Retailers need to make their online experience easier. If the consumer has to click through too many screens, or cannot easily find the items they are looking for, they will simply go elsewhere. The same holds true for giving the consumer many pictures to see, a robust search engine to find products, and complete detailed information on a product, should the consumer want this. The other suggestion is that the retailer needs to make their website complement their on-ground brick and mortar offering. This means it should have some of the same products as well as unique products on the website. Finally, it needs to be fast. Slow downloading websites are not permissible in today’s time-conscious society. Check out Lands’ End’s website for speed and ease of use.

Camille P. Schuster, PhD.
Guest
10 years 11 months ago

Providing a great online experience is critical. In addition, drug stores have information on what kind of medicines households purchase. Using that information, suggestions for heat wraps could be given to those who order anti-inflammatory arthritis medicine, some of those cold packs for those who have sinus infections, coupons for cold drinks for those who have the flu, etc.

Mark Lilien
Guest
10 years 11 months ago

Drugstore sites could offer an interactive online chat with a pharmacist and a cosmetologist. They could also present common side effects of popular drugs as well as warnings for negative interactions. They could link to worthwhile health sites, such as http://www.MayoClinic.com. They could show local numerical totals of common illnesses each week, based on new prescriptions filled or local doctor surveys. They could offer local health care providers links to their sites, and space for their advice columns. Drugstore sites could even post their prescription prices versus their competitors.

Gene Hoffman
Guest
Gene Hoffman
10 years 11 months ago

To make their websites more effective, I suggest food retailers and pharmacies have their local managers give advice on the web each day or week about things of common interest to their customers and potential customers. Have a lineup of local stores listed so that consumers can punch up their nearest store for “localized” news, specials and values from that stores key person. In other words, personalize the store manager and pharmacist into the consumer’s home via the web.

For food stores, have the manager tell in person what’s on sale this week and why; the best values in that store this week; new ideas for meals; how to prepare this week’s meat special; coupons, etc. For drug stores, extend the confidence people generally have in what the pharmacist says by having him/her tell on the website the useful remedies for common aliments; OTC specials and their uses; cautionary advice. Make it equate to a conversation at “their” store.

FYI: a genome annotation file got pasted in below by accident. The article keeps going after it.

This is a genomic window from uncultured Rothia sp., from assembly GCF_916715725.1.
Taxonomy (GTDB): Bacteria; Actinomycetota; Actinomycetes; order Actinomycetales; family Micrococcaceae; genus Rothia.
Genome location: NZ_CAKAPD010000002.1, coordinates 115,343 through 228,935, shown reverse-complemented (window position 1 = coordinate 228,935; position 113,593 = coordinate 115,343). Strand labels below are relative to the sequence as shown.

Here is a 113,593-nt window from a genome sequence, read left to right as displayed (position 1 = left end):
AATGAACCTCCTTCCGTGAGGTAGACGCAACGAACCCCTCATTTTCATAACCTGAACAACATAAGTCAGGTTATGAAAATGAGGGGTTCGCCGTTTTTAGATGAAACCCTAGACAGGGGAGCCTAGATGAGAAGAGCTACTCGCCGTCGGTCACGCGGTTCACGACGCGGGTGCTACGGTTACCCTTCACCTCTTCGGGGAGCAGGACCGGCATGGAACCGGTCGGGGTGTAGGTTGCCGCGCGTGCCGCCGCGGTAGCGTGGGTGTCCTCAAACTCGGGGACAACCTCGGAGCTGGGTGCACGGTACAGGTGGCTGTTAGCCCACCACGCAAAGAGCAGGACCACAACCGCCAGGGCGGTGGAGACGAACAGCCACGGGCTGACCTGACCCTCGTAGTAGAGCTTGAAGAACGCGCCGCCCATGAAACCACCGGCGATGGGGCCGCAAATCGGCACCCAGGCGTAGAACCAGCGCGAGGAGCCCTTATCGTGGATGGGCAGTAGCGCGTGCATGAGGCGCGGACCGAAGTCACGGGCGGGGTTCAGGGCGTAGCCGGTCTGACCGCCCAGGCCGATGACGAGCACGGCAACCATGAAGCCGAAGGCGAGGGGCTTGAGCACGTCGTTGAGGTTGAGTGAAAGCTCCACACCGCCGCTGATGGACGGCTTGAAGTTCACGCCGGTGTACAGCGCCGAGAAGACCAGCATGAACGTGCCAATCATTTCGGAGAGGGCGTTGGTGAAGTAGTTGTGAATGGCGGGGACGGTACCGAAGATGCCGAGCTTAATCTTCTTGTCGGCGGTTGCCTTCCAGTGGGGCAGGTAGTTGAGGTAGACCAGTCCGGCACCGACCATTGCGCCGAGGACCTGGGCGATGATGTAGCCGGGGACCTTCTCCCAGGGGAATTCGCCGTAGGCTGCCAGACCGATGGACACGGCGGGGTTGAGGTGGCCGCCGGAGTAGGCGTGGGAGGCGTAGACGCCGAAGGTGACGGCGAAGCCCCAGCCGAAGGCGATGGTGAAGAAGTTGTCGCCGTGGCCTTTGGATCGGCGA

Ian Percy
Guest
10 years 11 months ago
Be careful here about looking for some complicated ‘secret’ to increasing online sales. The fact is many online stores are just too much work. Anything that takes more than a few seconds is too much work in the online biz. Having done a few projects in this area my #1 and #2 suggestions are: 1. Don’t let design/graphics people do your website. They are typically brilliant 20 somethings who think a gray 6pt font on a gray background is cool. Keep it simple and intuitive and don’t make people do anything not essential to the sale. Simplicity and ease will create engagement with the customer. 2. Get better copy writing! When a customer is in a store buying produce for example, they make up a story in their mind (“How festive those apples will look in my wicker basket”). On line you’ve got to create a compelling story for them. Shopping is a series of mind-stories. If they’re good stories you’ve got a customer. We’re not far from having holographic images on line so there… Read more »
Ed Dennis
Guest
Ed Dennis
10 years 11 months ago

I think it might be more appropriate to discuss what they might do with their store. As retailers have much more invested in bricks and mortar than web space it would seem that taking care of the store and the customers should come before worrying about web sales. How about training managers to stay on the sales floor and interact with customers and employees? How about adapting to conditions (open new registers when lines get long, keep lobby mopped when it rains, check shelves for OOS)? The retail grocery industry leaves millions in sales “on the floor” every day because they aren’t doing what they are supposed to do. Work on the basics and you will reap far larger rewards than any ecommerce effort will provide.